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“Present petition fails to make any pleading as to the religious denomination on whose behalf the petitioners are espousing the cause”, the affidavit reads.
In a Public Interest Litigation filed by Dr. Subramaniam Swamy, the State of Maharashtra recently filed its response stating that the Pandharpur Temples Act, 1973 was brought under special circumstances, abolishing certain special rights that were impinging upon the interests of public at large. “Principle of estoppel” and “Presumption of constitutionality” were further invoked by the State in its affidavit.
The matter is being heard by a Division Bench comprising Chief Justice DK Upadhyaya and Justice Arif S. Doctor.
Following are certain past developments related to the subject matter in PIL that were placed on record by the State;
1. In 1960, the State Government constituted a commission which recommended abolishing all hereditary rights, and privileges of ministrants and priestly classes in addition to forming a definite legislation governing rites and rituals at the Pandharpur Temple.
2. In accordance with the aforesaid, State enacted Pandharpur Temples Act, 1973, providing
“An Act to provide for the abolition of all the hereditary rights, privileges of ministrants and priestly classes functioning in the Temples of Vitthal and Rukmini at Pandharpur; for the acquisition of such rights and privileges and for the vesting thereof in a Committee established for the purpose; for payment of amounts for such acquisitions for providing for better administration and governance of these Temples, their endowments and the amalgamation of the trusts and for matters connected with the purposes aforesaid.”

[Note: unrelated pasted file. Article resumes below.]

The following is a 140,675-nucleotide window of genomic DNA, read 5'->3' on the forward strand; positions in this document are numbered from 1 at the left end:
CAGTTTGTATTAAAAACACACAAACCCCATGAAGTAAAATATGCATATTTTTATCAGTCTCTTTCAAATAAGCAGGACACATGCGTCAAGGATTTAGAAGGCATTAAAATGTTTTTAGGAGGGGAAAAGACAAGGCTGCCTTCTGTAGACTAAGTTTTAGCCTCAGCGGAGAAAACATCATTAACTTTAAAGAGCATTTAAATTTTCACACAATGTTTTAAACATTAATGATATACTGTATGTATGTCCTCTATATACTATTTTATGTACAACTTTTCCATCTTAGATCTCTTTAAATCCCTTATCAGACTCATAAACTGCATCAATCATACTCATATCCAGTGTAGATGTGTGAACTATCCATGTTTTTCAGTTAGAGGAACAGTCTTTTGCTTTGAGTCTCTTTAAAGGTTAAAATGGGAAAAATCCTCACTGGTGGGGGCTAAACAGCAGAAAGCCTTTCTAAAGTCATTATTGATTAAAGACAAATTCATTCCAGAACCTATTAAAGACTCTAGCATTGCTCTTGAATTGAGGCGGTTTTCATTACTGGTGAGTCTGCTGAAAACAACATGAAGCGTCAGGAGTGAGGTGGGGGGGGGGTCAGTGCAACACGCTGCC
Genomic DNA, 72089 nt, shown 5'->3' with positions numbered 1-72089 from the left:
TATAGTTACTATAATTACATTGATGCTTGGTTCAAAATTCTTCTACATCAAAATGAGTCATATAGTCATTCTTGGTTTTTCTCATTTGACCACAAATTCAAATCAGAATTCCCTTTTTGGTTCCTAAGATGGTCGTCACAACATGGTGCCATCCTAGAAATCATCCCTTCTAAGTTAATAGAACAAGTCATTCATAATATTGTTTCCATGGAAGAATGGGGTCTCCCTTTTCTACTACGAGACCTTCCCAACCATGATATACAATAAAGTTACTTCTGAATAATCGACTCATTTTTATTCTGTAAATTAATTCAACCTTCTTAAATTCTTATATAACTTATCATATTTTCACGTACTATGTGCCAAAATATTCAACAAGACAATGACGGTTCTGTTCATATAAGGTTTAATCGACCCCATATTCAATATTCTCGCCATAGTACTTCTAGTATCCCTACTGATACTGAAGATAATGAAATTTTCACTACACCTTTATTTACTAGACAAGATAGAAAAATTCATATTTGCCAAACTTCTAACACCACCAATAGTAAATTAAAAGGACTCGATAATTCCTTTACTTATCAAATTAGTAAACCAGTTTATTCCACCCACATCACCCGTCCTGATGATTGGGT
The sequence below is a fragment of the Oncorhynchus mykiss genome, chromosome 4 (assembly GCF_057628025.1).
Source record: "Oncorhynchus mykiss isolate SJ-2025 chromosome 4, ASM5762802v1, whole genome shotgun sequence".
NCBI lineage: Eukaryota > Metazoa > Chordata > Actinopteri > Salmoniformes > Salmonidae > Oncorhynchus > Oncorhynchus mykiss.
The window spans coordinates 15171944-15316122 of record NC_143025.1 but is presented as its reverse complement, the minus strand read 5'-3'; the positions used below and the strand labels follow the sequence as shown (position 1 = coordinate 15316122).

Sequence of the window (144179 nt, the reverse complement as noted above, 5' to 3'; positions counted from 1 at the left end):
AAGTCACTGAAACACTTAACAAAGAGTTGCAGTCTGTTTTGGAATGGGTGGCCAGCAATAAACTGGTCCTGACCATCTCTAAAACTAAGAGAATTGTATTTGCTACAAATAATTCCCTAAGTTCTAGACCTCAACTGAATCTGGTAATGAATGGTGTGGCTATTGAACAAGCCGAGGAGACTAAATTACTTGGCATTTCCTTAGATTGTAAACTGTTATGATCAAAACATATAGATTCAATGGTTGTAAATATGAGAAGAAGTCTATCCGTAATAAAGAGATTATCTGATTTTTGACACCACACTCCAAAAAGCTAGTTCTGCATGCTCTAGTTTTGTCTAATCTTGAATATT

3. The priestly class associated with the Pandharpur Temple challenged the vires of the Act before the Top Court and as an interim measure, Court restrained the State from enforcing the provisions of the said Act.
4. In March 1976, the matter was disposed and directions were issued to the petitioners for filing a civil suit before an appropriate court.
5. Nine civil suits were filed by the Badves, Sevadharis and Utpats, the three priestly classes of the said Temple before Solapur Court and all of them were dismissed vide judgment dated 24.01.1984.
6. Appeals preferred before ADJ Court and the High Court were further dismissed vide judgment dated 28.11.1984 and 13.11.2006 respectively.
“… Neither the Pandharpur Temples were religious denominational institutions nor did the associated priestly class, either singly or collectively, constitute religious denominations and as such were not entitled to protection under Article 26 of the Constitution”, the High Court while dismissing the appeal inter-alia said.
7. The matter went in SLP before the Top Court and vide order dated 15.11.2014, Court held that there was no cogent reason to interfere with the findings of the High Court and accordingly, the appeal was dismissed.
“The grounds of Articles 14,25,26 as made in the petition have been elaborately considered and negated by the orders of the Trial Court, Appellate Court, Hon’ble High Court and the Hon’ble Supreme Court. The petitioners have made no case out for reconsidering or revisiting the same after so many years”, the affidavit of the State reads.
Swamy’s plea states that by taking control over the Pandharpur Temples the government is ousting the rights of Hindus to profess, practice, and propagate their religion. It further states that even though the Act was passed in 1973, the administration was vested with the previous priest and only after 2014, the government had taken over the administration of the temple.
Case Title: Dr. Subramaniam Swamy v. State of Maharashtra | PIL (L) No. 4368 of 2023
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